Risk of seizure with concomitant electroconvulsive therapy (rare)

            Poarmarketing Reports




            Black Box Warnings

            In short-term studies, antidepressants increased the risk of suicidal thinking and behavior in children, adolescents, and young adults (<24 years) taking antidepressants for major depressive disorders and other psychiatric illnesses

            This increase was not seen in patients >24 years; a slight decrease in suicidal thinking was seen in adults >65 years

            In children and young adults, the risks must be weighed against the benefits of taking antidepressants

            Patients should be monitored closely for changes in behavior, clinical worsening, and suicidal tendencies; this should be done during the initial 1-2 months of therapy and dosage adjustments

            The patient’s family should communicate any abrupt changes in behavior to the health-care provider

            Worsening behavior and suicidal tendencies that are not part of the presenting symptoms may require discontinuation of therapy

            Not FDA approved for treatment of bipolar depression or children < 7 years



            Concomitant pimozide or thioridazine (within 5 weeks of administering fluoxetine)


            Coadministration with MAOIs

            • Coadministration may cause serotonin syndrome
            • Coadministration of MAOIs with fluoxetine or within 5 weeks of discontinuing fluoxetine
            • Initiating fluoxetine within 14 days of administering an MAOI
            • Starting fluoxetine in a patient who is being treated with linezolid or IV methylene blue is contraindicated because of an increased risk of serotonin syndrome
            • If linezolid or IV methylene blue must be administered, discontinue fluoxetine immediately and monitor for CNS toxicity; may resume fluoxetine 24 hr after last linezolid or methylene blue dose or after 5 weeks of monitoring, whichever comes first


            Clinical worsening and suicidal ideation may occur despite medication in adolescents and young adults (aged 18-24 years)

            Development of potentially life-threatening serotonin syndrome reported with SNRIs and SSRIs alone but particularly with concomitant use of other serotonergic drugs (including triptans, tricyclic antidepressants, fentanyl, lithium, tramadol, tryptophan, buspirone, amphetamines, and St. Johns Wort) if concomitant use with these types of drugs is clinically warranted, inform patients of potential increased risk for serotonin syndrome, particularly during treatment initiation and dose increases (see Contraindications and Drug Interactions)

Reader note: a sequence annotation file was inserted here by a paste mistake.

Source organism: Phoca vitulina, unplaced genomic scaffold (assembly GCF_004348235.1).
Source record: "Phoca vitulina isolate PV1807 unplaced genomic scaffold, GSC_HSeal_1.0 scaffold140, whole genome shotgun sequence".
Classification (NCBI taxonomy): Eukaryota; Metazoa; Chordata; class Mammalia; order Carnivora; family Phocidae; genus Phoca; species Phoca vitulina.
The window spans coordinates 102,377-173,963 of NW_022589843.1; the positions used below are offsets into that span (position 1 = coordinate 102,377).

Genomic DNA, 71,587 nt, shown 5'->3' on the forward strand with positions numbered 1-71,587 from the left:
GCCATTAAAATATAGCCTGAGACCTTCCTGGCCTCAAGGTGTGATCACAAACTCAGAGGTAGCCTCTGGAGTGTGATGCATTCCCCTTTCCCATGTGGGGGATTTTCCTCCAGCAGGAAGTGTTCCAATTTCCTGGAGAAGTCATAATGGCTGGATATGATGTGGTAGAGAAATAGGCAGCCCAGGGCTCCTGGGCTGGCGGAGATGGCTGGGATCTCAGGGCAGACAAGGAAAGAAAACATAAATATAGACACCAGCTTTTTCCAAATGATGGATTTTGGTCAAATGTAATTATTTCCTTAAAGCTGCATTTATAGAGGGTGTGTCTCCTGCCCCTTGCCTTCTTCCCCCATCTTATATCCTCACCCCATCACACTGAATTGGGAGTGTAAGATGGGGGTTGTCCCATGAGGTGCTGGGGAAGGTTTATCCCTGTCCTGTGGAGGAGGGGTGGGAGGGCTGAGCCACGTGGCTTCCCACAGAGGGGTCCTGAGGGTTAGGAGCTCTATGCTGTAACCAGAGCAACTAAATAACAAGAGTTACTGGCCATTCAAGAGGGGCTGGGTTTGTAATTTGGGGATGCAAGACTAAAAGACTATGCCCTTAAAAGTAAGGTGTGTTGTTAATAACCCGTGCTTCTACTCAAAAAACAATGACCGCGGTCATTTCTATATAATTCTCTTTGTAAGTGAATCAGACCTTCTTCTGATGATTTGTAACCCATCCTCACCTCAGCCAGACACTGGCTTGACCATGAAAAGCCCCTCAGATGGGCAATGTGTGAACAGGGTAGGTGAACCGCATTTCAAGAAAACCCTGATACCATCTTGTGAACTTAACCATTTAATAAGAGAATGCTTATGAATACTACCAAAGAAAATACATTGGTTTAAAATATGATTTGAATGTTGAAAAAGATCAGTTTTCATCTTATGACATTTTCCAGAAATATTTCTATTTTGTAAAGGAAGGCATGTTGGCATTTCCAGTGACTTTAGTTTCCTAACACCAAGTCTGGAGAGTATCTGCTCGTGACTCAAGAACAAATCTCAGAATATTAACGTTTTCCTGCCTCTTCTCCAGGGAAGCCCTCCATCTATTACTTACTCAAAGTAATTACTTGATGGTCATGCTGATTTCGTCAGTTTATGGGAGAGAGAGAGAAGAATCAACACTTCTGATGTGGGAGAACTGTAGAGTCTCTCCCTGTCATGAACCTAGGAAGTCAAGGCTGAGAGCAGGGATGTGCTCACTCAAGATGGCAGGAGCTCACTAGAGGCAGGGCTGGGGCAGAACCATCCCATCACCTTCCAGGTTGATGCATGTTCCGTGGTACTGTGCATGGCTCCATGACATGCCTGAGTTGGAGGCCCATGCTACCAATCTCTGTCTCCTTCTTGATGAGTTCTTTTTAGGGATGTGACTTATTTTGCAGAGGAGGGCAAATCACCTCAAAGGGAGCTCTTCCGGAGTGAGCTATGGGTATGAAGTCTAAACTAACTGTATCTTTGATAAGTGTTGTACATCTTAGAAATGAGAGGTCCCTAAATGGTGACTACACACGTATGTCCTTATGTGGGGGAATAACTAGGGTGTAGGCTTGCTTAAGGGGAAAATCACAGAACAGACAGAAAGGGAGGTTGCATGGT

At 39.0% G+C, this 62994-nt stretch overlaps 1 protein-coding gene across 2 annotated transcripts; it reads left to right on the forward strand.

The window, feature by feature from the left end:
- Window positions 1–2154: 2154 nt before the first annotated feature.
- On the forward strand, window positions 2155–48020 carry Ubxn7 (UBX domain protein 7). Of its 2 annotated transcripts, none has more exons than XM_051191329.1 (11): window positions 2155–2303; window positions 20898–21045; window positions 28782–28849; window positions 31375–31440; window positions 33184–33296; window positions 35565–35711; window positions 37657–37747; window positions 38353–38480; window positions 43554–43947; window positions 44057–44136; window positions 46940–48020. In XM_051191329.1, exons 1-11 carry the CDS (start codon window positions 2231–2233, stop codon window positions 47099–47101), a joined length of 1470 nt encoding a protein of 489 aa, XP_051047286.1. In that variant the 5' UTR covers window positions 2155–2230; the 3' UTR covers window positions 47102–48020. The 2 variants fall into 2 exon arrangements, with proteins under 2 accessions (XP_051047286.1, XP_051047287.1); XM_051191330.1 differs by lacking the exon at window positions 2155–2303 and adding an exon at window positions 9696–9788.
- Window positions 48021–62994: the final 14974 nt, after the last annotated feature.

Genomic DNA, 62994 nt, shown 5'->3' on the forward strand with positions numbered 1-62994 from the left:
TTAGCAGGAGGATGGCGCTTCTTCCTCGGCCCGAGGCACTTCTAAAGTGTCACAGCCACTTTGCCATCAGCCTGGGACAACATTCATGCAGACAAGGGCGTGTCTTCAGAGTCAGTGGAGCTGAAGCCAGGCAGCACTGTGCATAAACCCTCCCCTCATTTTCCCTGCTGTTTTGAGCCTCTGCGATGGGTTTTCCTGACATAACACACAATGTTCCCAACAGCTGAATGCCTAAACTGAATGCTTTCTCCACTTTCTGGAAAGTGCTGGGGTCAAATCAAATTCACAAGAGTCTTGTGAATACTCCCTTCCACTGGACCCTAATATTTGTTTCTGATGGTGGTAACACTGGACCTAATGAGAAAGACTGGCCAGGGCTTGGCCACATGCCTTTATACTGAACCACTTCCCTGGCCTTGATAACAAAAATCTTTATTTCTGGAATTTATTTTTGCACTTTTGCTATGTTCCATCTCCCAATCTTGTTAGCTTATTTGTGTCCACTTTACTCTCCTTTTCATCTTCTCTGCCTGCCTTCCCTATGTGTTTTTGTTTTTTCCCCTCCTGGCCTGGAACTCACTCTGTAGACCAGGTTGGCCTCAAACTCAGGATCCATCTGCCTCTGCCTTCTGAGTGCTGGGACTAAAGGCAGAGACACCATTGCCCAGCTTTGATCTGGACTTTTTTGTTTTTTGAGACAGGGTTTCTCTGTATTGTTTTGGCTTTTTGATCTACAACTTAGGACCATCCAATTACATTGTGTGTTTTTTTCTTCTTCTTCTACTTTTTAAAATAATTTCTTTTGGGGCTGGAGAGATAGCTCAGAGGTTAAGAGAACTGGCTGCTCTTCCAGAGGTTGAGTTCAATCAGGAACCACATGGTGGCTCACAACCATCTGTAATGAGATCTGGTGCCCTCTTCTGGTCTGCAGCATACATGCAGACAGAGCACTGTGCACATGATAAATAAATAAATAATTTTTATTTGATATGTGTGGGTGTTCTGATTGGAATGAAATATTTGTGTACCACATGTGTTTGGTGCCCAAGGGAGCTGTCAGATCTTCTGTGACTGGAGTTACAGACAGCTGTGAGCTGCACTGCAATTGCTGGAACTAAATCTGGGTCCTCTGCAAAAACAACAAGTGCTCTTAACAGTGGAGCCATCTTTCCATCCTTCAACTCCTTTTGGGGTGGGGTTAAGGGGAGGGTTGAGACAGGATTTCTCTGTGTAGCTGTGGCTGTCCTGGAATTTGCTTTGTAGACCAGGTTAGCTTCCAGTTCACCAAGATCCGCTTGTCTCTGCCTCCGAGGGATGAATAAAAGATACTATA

Risk of bleeding (GI and other) when used in combination with NSAIDs, aspirin, or drugs affecting coagulation; may impair platelet aggregation

            Activation of mania/hypomania (screen for bipolar disorder)

            Fluoxetine therapy has been associated with occurrence of rash and allergic reaction, including vasclitis; discontinue if they occur

            Bone fractures have been associated with antidepressant therapy; consider possibility of bone fracture when patient presents with bone pain

            May cause or exacerbate sexual dysfunction

            Use caution in patients with risk for QT prolongation, including congenital long QT syndrome, history of prolonged QT, or history of prolonged QT; QT prolongation and ventricular arrhythmia, iincluding torsade de pointes

            Hyponatremia reported with use; consider discontinuation if symptomatic hyponatremia occurs

            Use caution in patients with history of seizure disorders

            May prolong QT interval and cause ventricular arrhythmia, including torsade de pointes

            May cause nervousness, anxiety, insomnia, or anorexia

            Risk of mydriasis; may trigger angle closure attack in patients with angle closure glaucoma with anatomically narrow angles without a patent iridectomy

            Hypoglycemia reported; may alter glycemic control in patients with diabetes

            Conflicting evidence reported regarding use of SSRIs during pregnancy and increased risk of persistent pulmonary hypertension of the newborn, or PPHN (see Pregnancy)

            Risk of complications in neonates exposed to SNRIs/SSRIs late in third trimester (eg, feeding difficulties, irritability, and respiratory problems)

            Wait 1 week after discontinuation of Prozac before starting Prozac Weekly

            Gradually decrease dose when discontinuing

            Has long half-life, decrease in dose will not be fully reflected in plasma for several weeks